On 9 October some sixty people attended Lyndall Heddle’s comprehensive and fascinating presentation on this Tuscan city made famous by its Palio – a horse race run twice a year 2 July and 16 August) on the large square duly covered in sand for the occasion.
Lyndall took us through the streets of Siena, dwelling on its Etruscan and Roman history; the devastation of the black plague in 1348; the take-over by Florence in 1555; its 17 contrade (districts); the foundation of the oldest surviving bank in Italy – the Monte dei Paschi di Siena; its wine bars (enoteche), its restaurants and good food stores as well as tea rooms; its musical strength (there is a Jazz University for advanced musical training); its fortress where they now hold open-air cinema; its churches with particular reference to the 1266 Chiesa di S. Domenico and the famous Romanesque-Gothic Duomo (built between the 13th and 14th century) which features striped marble pillars and inlaid marble pavements; its fountains and medieval aqueducts; and its art.
Lyndall dwelt on Il Campo – the seashell-shaped large piazza on which the race is run. Built on a downward slope, it is split into nine sections. One of its imposing buildings is Siena’s town hall and it features an 88 metre-high tower.
The city’s religious angle was well covered, for instance Lyndall showed us the (rather gruesome) mummified head of St Catherine of Siena on display in the Basilica di San Domenico. Catherine, a theologian, had received the stigmata in 1375 and had worked for the unity of the church.
Lyndall stressed the importance of the contrada in the life of the Sienese: for the locals, the first allegiance is to the contrada, then to Siena and finally to Italy. Each contrada has its own costumes and banners, holds community dinners – and hates other contrade especially those that have won the most horse races. The contrada performs the role of a mutual aid society; the supportive environment limits the amount of crime in its area; and it has the important task of raising funds for participation in the Palio.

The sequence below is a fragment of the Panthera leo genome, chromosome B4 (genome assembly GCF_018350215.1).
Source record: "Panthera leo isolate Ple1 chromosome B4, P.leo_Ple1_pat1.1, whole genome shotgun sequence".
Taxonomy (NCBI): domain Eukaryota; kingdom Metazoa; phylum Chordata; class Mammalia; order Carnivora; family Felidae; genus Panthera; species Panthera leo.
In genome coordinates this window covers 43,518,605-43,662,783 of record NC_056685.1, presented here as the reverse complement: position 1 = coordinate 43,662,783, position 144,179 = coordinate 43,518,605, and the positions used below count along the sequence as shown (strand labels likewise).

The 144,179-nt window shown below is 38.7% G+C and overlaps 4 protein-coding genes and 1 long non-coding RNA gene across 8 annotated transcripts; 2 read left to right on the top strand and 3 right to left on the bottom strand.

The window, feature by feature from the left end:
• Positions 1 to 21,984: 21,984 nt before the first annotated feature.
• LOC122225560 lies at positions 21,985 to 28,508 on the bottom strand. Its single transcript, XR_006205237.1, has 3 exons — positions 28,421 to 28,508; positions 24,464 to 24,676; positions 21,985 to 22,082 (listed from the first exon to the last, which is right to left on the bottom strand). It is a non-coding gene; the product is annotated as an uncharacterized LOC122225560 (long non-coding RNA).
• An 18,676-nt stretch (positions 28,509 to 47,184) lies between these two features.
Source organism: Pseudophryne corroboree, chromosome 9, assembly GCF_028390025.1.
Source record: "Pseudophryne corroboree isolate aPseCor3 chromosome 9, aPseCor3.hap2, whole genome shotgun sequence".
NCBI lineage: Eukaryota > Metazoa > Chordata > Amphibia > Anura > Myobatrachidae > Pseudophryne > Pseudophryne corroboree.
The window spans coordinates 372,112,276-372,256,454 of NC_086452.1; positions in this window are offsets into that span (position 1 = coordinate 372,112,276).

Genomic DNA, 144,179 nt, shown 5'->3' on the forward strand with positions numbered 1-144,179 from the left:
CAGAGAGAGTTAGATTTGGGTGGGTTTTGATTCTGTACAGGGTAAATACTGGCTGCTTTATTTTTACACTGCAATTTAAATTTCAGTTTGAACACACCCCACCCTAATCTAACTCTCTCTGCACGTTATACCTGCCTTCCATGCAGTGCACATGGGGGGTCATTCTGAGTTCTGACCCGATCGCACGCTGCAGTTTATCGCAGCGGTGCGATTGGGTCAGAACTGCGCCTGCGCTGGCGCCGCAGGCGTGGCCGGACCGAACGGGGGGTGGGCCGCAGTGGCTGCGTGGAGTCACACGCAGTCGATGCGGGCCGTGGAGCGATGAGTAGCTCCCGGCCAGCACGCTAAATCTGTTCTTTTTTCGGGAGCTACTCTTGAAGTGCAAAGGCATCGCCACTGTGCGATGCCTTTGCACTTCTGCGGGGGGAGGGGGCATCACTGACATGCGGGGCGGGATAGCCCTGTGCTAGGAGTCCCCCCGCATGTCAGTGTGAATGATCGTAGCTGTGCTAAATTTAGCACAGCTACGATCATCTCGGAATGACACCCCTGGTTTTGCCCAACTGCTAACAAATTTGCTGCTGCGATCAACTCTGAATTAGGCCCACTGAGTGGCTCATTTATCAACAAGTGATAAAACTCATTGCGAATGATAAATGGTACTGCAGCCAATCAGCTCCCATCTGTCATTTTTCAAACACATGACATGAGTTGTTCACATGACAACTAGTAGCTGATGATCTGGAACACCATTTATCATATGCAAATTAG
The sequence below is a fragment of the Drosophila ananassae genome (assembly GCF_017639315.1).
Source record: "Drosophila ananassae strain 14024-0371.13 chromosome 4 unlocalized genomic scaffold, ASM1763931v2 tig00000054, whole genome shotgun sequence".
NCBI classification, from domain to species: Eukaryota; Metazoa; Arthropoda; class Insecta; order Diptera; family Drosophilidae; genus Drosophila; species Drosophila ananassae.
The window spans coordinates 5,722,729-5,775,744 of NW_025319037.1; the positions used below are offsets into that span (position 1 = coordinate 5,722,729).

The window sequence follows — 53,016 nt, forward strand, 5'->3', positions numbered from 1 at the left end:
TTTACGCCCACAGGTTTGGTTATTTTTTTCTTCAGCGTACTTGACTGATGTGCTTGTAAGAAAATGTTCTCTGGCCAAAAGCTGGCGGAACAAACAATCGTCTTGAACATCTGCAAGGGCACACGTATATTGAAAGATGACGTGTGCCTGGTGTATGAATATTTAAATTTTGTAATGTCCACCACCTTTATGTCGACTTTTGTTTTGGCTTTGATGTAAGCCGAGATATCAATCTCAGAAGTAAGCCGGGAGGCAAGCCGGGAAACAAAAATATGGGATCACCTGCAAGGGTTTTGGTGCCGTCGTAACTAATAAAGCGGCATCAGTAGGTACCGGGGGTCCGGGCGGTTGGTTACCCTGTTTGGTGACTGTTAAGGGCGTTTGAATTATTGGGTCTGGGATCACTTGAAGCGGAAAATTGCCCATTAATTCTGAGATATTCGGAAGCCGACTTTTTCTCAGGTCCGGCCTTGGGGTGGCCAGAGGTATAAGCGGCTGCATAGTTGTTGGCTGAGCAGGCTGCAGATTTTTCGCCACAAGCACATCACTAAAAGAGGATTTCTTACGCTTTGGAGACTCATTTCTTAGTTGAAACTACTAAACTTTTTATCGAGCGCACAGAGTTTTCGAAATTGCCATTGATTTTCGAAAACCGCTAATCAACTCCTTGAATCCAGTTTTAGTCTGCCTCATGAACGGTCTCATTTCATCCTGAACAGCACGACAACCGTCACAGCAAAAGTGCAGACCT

At each race, only ten contrade can take part. Bribery and corruption are rife – some of the jockeys (fantini) of other contrade are paid to lose the race. (Note that the jockeys are not necessarily drawn from the contrade). Paliofestivities commence with a mass celebrated for the jockeys and then priests bless the horses. The piazza is festooned; the tension and excitement are palpable as the procession enters the piazza. Then the race is run – and it’s all over in less than three minutes during which the horses go around the piazza three times. Post-race celebrations last well into the night.
Lyndall showed us many photos of her enjoying life in Siena in the same way as locals do – particularly with good food, wine, culture and music. She also told us that the ANU has links with the University of Siena which happens to be the first publicly-funded university in Italy (it was funded by the city council). There are now 20,000 university students in town.